The Well-Manicured Walled Gardens of Video

Aug 01, 2019 • Aaron Goldman

More and more video consumption is moving into the walls of gardens that boast large communities of people who have consented to share their data as part of the quid pro quo for free content. The addressable – and engaged – audiences within these closed ecosystems are gold to brands, and budgets are being allocated accordingly.

This past week, the steady growth of video advertising across platforms like Facebook, Twitter, and Snap came into focus this week as each company beat analysts’ revenue expectations in their Q2 earnings reports. Let’s zoom in on how each of companies have tended to their walled gardens of video.

As I told The Drum, “Facebook continues to accelerate in value creation for advertisers. Its Q2 earnings are a testament to the fact that brands rely on the platform for full-funnel performance. With an increased focus on balancing consumer expectations of personalization and privacy, the walls of the Facebook garden are growing higher.”

And as I noted in Mobile Marketing Magazine, “With over 100m people ages 18+ in the US watching in-stream video on Facebook each month, the platform provides strong reach and the targeting capabilities are second to none. In particular, we see more growth ahead with premium video including Facebook Watch as well as packages like Facebook Showcase.”

From a Twitter perspective, more than 80% of the ad budgets currently running through 4C on Twitter are video format. As I shared with The Drum, “Twitter has become indispensable to both consumers and advertisers. When something happens in the world, it’s reflected on Twitter in real-time. For brands, you need to be there if you want to be part of the conversation. At 4C, we’re seeing particularly strong growth with video on Twitter. The sight, sound, and motion of video advertising literally pops out of the feed and engages a captive audience.”

Looking at Snap, where nearly 90% of the ad spend running through 4C is video, it’s clear that marketers prioritized the platform during their annual planning process. As I mentioned inAd Age, “Snapchat has had a higher place in the marketing plan for brands than in years past” and “brands that use 4C to buy ads on Snapchat had increased their spending by close to 60 percent year over year in the second quarter.”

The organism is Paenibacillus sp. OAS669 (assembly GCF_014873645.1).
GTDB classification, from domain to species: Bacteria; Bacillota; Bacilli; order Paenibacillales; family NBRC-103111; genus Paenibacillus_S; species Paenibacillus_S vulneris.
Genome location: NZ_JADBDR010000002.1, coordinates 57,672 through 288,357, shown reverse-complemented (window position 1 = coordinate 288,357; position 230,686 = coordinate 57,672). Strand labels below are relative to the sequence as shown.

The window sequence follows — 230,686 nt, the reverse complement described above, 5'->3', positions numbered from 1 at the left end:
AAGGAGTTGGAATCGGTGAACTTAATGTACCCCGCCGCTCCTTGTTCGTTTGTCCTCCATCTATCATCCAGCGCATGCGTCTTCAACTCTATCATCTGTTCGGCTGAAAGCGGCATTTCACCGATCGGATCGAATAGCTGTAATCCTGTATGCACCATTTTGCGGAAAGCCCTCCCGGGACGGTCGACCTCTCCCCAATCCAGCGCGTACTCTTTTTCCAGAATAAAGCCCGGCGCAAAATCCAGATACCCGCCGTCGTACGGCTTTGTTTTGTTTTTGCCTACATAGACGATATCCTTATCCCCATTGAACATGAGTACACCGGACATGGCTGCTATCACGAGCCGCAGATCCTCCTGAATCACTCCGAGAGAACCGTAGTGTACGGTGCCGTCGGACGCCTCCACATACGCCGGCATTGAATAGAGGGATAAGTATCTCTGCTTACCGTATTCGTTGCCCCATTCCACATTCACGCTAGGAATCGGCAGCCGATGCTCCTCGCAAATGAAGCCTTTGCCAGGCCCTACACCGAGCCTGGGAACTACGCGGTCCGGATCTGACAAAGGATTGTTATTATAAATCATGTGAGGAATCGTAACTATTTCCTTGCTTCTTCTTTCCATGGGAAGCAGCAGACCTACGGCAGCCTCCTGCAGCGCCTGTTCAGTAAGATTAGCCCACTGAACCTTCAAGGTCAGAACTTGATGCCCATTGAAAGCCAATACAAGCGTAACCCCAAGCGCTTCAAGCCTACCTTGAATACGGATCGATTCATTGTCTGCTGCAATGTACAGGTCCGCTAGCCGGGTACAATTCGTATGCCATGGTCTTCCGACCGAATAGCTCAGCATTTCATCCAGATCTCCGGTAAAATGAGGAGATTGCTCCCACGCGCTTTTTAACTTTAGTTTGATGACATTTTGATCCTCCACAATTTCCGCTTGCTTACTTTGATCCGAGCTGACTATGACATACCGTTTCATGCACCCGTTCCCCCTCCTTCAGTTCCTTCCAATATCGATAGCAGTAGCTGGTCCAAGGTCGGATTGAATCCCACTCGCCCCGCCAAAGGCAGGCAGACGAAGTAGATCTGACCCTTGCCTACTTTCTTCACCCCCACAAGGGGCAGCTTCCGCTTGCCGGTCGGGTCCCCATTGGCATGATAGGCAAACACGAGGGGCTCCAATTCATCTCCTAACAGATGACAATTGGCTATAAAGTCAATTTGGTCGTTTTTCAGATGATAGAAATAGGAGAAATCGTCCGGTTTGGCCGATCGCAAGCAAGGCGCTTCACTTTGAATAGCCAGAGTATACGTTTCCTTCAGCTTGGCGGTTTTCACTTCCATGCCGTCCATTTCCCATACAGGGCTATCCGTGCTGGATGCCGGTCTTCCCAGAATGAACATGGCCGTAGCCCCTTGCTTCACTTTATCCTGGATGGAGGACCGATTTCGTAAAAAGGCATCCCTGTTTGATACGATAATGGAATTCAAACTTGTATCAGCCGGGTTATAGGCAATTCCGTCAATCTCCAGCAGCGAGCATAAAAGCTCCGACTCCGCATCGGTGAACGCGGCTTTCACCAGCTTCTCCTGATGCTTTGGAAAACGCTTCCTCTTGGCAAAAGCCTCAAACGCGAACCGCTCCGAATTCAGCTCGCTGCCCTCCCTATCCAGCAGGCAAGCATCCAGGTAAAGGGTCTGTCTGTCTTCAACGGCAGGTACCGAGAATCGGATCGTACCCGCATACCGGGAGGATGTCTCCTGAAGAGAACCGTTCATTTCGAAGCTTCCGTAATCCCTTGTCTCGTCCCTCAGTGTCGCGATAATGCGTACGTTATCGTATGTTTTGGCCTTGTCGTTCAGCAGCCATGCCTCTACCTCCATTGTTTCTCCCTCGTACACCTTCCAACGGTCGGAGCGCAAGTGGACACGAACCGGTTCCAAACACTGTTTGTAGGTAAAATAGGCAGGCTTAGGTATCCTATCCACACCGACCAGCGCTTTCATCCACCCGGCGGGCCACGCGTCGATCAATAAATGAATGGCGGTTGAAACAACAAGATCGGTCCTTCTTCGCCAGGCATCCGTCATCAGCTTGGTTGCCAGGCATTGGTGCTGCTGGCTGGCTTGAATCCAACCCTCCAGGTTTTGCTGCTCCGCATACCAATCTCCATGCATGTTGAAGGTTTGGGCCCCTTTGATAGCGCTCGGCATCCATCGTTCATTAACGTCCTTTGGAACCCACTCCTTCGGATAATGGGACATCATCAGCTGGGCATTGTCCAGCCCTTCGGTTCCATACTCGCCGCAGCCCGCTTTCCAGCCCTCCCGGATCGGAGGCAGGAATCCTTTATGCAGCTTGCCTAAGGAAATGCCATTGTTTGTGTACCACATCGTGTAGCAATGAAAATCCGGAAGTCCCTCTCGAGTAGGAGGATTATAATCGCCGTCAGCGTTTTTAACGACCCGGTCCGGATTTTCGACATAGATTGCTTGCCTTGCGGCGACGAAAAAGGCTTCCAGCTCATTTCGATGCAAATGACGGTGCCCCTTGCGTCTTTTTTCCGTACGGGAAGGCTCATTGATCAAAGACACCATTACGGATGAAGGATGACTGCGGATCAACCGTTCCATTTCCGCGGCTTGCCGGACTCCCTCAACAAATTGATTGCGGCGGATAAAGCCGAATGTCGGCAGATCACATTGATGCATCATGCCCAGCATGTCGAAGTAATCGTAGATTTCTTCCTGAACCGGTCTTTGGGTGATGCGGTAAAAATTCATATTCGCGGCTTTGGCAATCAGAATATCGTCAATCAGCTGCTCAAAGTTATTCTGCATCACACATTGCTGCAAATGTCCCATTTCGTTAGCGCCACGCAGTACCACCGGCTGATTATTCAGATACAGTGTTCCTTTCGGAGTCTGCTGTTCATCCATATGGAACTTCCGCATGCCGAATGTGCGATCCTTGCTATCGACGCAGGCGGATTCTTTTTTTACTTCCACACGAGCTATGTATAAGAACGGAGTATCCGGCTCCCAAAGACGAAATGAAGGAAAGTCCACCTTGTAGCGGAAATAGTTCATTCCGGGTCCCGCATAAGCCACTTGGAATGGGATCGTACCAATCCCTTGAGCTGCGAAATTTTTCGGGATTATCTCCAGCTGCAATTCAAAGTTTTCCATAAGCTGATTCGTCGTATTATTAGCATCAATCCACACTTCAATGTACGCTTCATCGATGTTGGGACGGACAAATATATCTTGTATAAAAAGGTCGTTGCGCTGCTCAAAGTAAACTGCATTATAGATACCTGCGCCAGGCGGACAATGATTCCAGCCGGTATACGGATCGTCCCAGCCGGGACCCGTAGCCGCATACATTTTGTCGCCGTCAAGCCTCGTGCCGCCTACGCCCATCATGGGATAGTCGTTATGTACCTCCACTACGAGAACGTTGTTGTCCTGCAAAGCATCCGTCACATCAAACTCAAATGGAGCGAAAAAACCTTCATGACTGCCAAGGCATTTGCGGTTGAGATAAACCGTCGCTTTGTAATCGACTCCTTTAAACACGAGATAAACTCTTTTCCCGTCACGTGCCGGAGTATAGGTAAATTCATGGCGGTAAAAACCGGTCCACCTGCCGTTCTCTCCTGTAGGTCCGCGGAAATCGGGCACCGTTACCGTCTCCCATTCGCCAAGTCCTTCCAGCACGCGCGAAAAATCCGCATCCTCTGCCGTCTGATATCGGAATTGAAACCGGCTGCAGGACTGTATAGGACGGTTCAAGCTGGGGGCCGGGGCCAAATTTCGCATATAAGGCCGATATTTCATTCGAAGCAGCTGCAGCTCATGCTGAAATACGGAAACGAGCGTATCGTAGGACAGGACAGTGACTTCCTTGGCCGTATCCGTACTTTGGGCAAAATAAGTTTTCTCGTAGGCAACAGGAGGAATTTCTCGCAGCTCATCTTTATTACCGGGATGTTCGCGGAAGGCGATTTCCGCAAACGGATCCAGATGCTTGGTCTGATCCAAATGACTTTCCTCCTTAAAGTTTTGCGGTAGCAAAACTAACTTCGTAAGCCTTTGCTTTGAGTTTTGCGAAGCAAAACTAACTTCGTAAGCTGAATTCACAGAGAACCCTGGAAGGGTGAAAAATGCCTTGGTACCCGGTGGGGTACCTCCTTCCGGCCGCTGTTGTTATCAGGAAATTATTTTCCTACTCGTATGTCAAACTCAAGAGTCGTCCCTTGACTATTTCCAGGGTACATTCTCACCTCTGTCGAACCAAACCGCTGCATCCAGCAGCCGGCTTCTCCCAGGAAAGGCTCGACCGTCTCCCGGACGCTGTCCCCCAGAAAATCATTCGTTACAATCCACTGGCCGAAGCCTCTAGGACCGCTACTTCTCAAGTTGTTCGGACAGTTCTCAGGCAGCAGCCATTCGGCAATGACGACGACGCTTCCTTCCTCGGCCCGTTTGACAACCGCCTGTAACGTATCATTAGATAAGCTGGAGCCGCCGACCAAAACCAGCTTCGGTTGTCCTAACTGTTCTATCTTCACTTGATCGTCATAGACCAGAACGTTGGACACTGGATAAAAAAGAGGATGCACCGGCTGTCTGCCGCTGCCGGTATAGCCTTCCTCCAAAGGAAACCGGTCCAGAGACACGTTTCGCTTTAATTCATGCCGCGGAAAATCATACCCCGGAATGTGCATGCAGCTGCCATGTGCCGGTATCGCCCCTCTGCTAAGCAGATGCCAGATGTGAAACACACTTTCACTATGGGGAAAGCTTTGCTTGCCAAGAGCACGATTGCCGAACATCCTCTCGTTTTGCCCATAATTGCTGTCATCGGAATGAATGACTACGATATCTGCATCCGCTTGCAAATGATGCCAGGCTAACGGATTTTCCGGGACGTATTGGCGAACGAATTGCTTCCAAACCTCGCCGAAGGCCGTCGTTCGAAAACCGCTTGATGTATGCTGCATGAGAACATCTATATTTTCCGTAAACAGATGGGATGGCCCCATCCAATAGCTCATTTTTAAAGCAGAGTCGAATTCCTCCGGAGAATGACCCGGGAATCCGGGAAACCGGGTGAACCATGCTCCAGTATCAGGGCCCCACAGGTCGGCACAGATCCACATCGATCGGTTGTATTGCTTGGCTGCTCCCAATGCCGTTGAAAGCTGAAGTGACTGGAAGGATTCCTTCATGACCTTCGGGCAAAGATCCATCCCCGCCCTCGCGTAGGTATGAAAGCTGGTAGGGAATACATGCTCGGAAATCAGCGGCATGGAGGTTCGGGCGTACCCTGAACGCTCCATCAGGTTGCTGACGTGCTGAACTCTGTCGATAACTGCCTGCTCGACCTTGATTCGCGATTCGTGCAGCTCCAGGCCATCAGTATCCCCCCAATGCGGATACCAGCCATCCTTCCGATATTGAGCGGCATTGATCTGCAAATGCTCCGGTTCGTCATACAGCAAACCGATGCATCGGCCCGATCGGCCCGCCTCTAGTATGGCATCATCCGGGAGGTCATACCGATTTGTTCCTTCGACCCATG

Elaborating in The Street, I said, “Snap’s strong Q2 performance is evidence of continued advertiser confidence in the platform. At 4C, we’ve seen a steady acceleration in advertising budgets allocated to Snap from a wide range of brands. The platform continues to drive engagement with an elusive demographic and, as that base grows older, Snap will only increase in value to brands.” Of course, it’s not just the online platforms that offer well-manicured closed ecosystems for video. Traditional TV networks, cable operators, and emerging over-the-top (OTT) providers enable data-driven advertising across premium video inventory.

To that end, this week we released the UK results from a study conducted by Forrester Consulting and commissioned by 4C. In it, 79% of marketers said they recognize cross-channel video advertising – including TV, digital video, social video, and OTT – as an increasingly important medium. 77% agree that video is evolving from a mass-reach medium to one that enables targeted reach to more precise audiences, and 73% say that effective use of video can boost business performance in other channels.

As I concluded in MarTech Series, “For brands to succeed, cross-channel planning should revolve around consumer preferences and budget allocation should be anchored on business results. In a multi-screen world, video stands out for its ability to deliver rich storytelling at scale throughout the customer journey.”

Clearly, the future of media is anchored in cross-channel video. And the future of cross-channel video is rooted in the walled gardens of closed ecosystems. Fortunately for 4C clients, it’s all in Scope.